“African American women are just supposed to keep quiet about this kind of thing; they are told that they should not speak publicly against a successful African American man, and that this is just not good for the community to have this kind of dirty laundry, if you will, aired publicly.” ~ Anucha Browne Sanders
While it is important to speak up when you are exposed to sexual or other forms of harassment, as with any decision that has career and personal implications, you should always consider the cost.
Many women and even men who come forward to blow the whistle or take a stand against inappropriate behavior worry about their futures and their families. These individuals worry about being blacklisted and being unable to find employment in the future. They lose relationships with colleagues with whom they have worked for years; after all, many of their colleagues want to protect their own careers and fear associating with a whistle blower or an employee who stands up against the organization to address inappropriate behavior or challenge the status quo.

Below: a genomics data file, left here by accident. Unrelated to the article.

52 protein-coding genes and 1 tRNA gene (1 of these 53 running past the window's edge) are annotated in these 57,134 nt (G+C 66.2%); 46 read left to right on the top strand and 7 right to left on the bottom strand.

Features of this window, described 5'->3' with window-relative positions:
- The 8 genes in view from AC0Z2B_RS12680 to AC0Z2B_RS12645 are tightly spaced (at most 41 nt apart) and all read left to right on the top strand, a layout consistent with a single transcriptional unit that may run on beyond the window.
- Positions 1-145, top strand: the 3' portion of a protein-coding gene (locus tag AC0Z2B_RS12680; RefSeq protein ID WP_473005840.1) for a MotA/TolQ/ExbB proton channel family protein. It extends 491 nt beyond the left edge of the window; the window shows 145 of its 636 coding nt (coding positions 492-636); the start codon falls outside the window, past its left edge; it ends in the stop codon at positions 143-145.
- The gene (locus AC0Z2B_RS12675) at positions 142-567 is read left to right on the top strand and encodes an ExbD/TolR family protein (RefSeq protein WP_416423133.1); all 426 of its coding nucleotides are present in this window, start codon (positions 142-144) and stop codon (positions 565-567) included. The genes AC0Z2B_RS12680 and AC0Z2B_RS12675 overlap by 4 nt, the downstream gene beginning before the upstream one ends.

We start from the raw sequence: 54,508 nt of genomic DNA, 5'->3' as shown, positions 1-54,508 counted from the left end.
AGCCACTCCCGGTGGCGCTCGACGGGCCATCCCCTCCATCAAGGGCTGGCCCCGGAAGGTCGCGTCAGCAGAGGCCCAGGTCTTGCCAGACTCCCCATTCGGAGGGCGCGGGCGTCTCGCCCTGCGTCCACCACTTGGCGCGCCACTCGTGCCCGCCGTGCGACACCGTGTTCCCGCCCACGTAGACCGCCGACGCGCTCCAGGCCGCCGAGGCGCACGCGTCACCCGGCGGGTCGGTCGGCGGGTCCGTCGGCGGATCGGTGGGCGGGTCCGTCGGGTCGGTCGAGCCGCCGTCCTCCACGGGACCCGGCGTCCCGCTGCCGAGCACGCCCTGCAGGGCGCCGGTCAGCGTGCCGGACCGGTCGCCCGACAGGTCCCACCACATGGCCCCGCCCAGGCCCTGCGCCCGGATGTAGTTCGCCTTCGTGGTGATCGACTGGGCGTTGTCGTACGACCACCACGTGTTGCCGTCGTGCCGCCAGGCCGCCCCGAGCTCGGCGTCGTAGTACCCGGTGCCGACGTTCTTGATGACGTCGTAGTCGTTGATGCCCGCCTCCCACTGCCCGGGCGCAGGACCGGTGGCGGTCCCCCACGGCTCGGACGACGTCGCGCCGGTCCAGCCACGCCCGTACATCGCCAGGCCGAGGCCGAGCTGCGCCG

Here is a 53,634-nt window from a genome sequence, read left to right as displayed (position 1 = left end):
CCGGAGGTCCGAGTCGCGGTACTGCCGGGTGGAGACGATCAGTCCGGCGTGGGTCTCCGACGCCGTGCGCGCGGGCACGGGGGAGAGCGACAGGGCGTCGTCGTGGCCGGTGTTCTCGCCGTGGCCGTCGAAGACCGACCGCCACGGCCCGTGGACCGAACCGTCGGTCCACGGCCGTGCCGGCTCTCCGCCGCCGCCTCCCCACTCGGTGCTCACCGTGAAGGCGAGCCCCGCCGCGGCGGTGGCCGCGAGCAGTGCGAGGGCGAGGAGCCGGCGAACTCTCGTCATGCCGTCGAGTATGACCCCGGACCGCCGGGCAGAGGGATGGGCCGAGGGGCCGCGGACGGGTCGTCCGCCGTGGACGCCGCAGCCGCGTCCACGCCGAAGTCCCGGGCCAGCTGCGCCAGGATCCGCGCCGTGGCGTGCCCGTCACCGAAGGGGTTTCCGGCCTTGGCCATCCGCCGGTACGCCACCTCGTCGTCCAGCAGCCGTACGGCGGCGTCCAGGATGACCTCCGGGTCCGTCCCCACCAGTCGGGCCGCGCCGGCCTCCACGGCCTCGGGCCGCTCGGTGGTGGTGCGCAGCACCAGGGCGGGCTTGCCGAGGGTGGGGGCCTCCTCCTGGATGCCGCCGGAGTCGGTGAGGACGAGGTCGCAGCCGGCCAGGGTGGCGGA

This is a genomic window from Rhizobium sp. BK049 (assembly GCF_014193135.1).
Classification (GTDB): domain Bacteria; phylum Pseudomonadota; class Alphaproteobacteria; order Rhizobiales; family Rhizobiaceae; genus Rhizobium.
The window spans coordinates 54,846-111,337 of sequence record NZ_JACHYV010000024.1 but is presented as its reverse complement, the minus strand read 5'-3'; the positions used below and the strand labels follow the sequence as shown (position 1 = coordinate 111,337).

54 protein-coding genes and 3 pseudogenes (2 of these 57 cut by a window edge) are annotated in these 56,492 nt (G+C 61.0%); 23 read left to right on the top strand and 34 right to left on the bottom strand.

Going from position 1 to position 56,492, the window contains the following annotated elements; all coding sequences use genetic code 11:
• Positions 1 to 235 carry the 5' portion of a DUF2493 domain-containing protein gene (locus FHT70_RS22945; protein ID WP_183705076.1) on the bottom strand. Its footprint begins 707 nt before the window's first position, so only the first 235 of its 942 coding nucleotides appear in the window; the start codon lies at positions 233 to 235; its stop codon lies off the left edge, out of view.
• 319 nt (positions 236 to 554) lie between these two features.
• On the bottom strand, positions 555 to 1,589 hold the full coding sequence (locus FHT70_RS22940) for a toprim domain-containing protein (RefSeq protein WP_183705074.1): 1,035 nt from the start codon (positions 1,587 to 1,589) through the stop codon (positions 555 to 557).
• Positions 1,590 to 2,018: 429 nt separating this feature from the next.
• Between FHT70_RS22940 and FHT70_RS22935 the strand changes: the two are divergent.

Others who choose not to come forward may simply look for employment elsewhere rather than enduring the mental anguish of character assassination, an investigation, or a trial. They fear putting their personal and professional lives on display.
Coming forward or taking a stand is a difficult and painful decision and not to be taken lightly. Indeed, the implications of this decision often involve not only the employee’s present circumstances and potential future stress and embarrassment; they also can indicate the future direction of an organization and the way it treats employees.
Usually, when a company refuses to address inappropriate behavior and an employee leaves without formally addressing the cause for the complaint, current and future employees can expect the behavior to continue and to be subjected to a hostile work environment. Browne Sanders says it best: “Being silent never makes change.”